In April 2016 we talked about the proceedings brought in Scotland by the Crown Office and Procurator Fiscal Service against Braid Group (Holdings) Limited which is a holding company for various subsidiaries in the freight and logistics business. That case was one of the first prosecutions under Section 7 of the UK Bribery Act 2010 for failure to prevent bribery. The case has recently been back in court.
The case concerned an account for unauthorized expenses (such as personal travel, holidays, gifts, hotels, car hire and cash) which was paid for through dishonestly inflated invoices. You can find our full alert on the case here – http://www.corderycompliance.com/scottish-2-2-million-settlement-case-for-failure-to-prevent-bribery/.
The case was back in court again in Scotland on 23 August but this time in a civil action. The Court of Session rejected an appeal by a former Director, Nigel Gray against an Order requiring him to sell his stake in Braid below market value after he was implicated in the bribery scheme. Braid in its various guises had been in business for more than 50 years when the case came to court. Gray had been instrumental in putting an MBO together after its founder’s death and had continued to be involved in Braid’s management. The court found that Gray knew of the bribery schemes although he called them a ‘profit share’ scheme. The court also decided that his conduct had been properly investigated by the company as a result.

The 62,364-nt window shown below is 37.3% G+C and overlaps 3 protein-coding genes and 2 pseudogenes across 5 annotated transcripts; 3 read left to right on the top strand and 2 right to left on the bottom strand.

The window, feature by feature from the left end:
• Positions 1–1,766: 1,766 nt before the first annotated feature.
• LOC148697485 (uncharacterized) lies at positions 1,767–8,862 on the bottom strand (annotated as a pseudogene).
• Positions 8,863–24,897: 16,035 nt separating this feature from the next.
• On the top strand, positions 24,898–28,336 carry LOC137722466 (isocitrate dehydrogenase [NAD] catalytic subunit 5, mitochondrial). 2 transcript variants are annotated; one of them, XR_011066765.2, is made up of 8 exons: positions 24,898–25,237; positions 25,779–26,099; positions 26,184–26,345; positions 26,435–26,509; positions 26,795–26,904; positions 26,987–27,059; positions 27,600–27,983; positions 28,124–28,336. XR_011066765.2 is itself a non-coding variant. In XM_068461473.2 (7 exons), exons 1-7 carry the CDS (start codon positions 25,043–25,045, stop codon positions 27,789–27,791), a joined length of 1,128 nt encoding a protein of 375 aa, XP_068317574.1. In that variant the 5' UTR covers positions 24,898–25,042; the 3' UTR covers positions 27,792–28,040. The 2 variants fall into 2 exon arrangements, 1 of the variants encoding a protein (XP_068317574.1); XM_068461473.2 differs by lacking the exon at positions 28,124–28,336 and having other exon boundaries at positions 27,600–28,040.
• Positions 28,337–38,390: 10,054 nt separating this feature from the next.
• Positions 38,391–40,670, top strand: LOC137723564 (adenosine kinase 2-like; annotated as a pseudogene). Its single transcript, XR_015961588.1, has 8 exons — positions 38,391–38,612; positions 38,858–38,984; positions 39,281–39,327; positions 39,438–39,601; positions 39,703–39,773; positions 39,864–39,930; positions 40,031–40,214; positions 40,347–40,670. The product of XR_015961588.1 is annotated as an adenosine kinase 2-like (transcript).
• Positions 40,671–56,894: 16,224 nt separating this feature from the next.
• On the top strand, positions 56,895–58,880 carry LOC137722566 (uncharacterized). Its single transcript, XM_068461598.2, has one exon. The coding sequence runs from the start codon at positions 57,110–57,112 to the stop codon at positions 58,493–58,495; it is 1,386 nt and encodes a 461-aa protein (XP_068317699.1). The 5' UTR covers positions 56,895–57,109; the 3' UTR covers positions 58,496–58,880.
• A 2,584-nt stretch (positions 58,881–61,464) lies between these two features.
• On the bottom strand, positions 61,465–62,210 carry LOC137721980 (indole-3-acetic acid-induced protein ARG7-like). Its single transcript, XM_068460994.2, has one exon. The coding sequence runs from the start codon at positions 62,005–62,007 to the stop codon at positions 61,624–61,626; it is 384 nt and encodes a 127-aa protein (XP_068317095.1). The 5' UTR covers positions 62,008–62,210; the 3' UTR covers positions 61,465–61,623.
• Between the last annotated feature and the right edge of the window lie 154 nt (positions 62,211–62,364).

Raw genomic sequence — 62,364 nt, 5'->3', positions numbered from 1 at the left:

At issue was a court order in October 2015 in proceedings brought by some of Braid’s shareholders. They agreed that because Gray had failed in his duties to the company they should be allowed to buy his shares at a lower value than the company’s valuation indicated – a price of £2,444,000 instead of £20,614,400. This was in essence a loss of £18m for Gray.
The court decided that Gray’s appeal would not succeed and that the original trial judge did have the power to mark down the value of Gray’s shares. As one of the Judges, Lord Malcolm, explained:
“There was no question but that conduct of the kind undertaken by Mr Gray could be predicted to be, and in fact has been highly damaging, both financially and to the reputation of the business.”
Lessons to be learned
The case illustrates a number of points including:
- Management is expected to stamp out corruption – if they do not there may be personal consequences;
- Proper policies, procedures and training must be put in place; and
- Companies must properly investigate bribery promptly – whoever is involved.
For more information please contact Jonathan Armstrong or André Bywater who are lawyers with Cordery in London where their focus is on compliance issues.
Office: +44 (0)207 075 1784
Office: +44 (0)207 075 1785